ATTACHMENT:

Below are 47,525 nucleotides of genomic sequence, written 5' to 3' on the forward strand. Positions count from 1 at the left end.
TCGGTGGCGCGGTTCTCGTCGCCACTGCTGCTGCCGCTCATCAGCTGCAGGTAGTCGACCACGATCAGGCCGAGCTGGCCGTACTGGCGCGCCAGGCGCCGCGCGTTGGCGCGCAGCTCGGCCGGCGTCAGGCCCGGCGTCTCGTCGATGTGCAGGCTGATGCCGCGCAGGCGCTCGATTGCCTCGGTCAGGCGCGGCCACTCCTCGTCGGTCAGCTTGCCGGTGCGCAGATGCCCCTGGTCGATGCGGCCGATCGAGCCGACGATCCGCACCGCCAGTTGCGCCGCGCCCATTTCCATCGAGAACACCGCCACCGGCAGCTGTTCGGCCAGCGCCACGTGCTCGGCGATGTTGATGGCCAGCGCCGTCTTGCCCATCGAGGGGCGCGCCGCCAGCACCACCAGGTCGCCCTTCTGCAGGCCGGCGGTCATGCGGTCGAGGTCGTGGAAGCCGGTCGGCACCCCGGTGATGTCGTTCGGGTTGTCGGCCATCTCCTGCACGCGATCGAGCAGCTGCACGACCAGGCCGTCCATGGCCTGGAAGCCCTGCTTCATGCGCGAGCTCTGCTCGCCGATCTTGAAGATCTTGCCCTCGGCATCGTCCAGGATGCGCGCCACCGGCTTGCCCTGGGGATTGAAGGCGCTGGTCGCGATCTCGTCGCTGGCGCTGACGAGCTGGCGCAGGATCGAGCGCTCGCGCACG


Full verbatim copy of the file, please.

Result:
Below are 47,525 nucleotides of genomic sequence, written 5' to 3' on the forward strand. Positions count from 1 at the left end.
TCGGTGGCGCGGTTCTCGTCGCCACTGCTGCTGCCGCTCATCAGCTGCAGGTAGTCGACCACGATCAGGCCGAGCTGGCCGTACTGGCGCGCCAGGCGCCGCGCGTTGGCGCGCAGCTCGGCCGGCGTCAGGCCCGGCGTCTCGTCGATGTGCAGGCTGATGCCGCGCAGGCGCTCGATTGCCTCGGTCAGGCGCGGCCACTCCTCGTCGGTCAGCTTGCCGGTGCGCAGATGCCCCTGGTCGATGCGGCCGATCGAGCCGACGATCCGCACCGCCAGTTGCGCCGCGCCCATTTCCATCGAGAACACCGCCACCGGCAGCTGTTCGGCCAGCGCCACGTGCTCGGCGATGTTGATGGCCAGCGCCGTCTTGCCCATCGAGGGGCGCGCCGCCAGCACCACCAGGTCGCCCTTCTGCAGGCCGGCGGTCATGCGGTCGAGGTCGTGGAAGCCGGTCGGCACCCCGGTGATGTCGTTCGGGTTGTCGGCCATCTCCTGCACGCGATCGAGCAGCTGCACGACCAGGCCGTCCATGGCCTGGAAGCCCTGCTTCATGCGCGAGCTCTGCTCGCCGATCTTGAAGATCTTGCCCTCGGCATCGTCCAGGATGCGCGCCACCGGCTTGCCCTGGGGATTGAAGGCGCTGGTCGCGATCTCGTCGCTGGCGCTGACGAGCTGGCGCAGGATCGAGCGCTCGCGCACG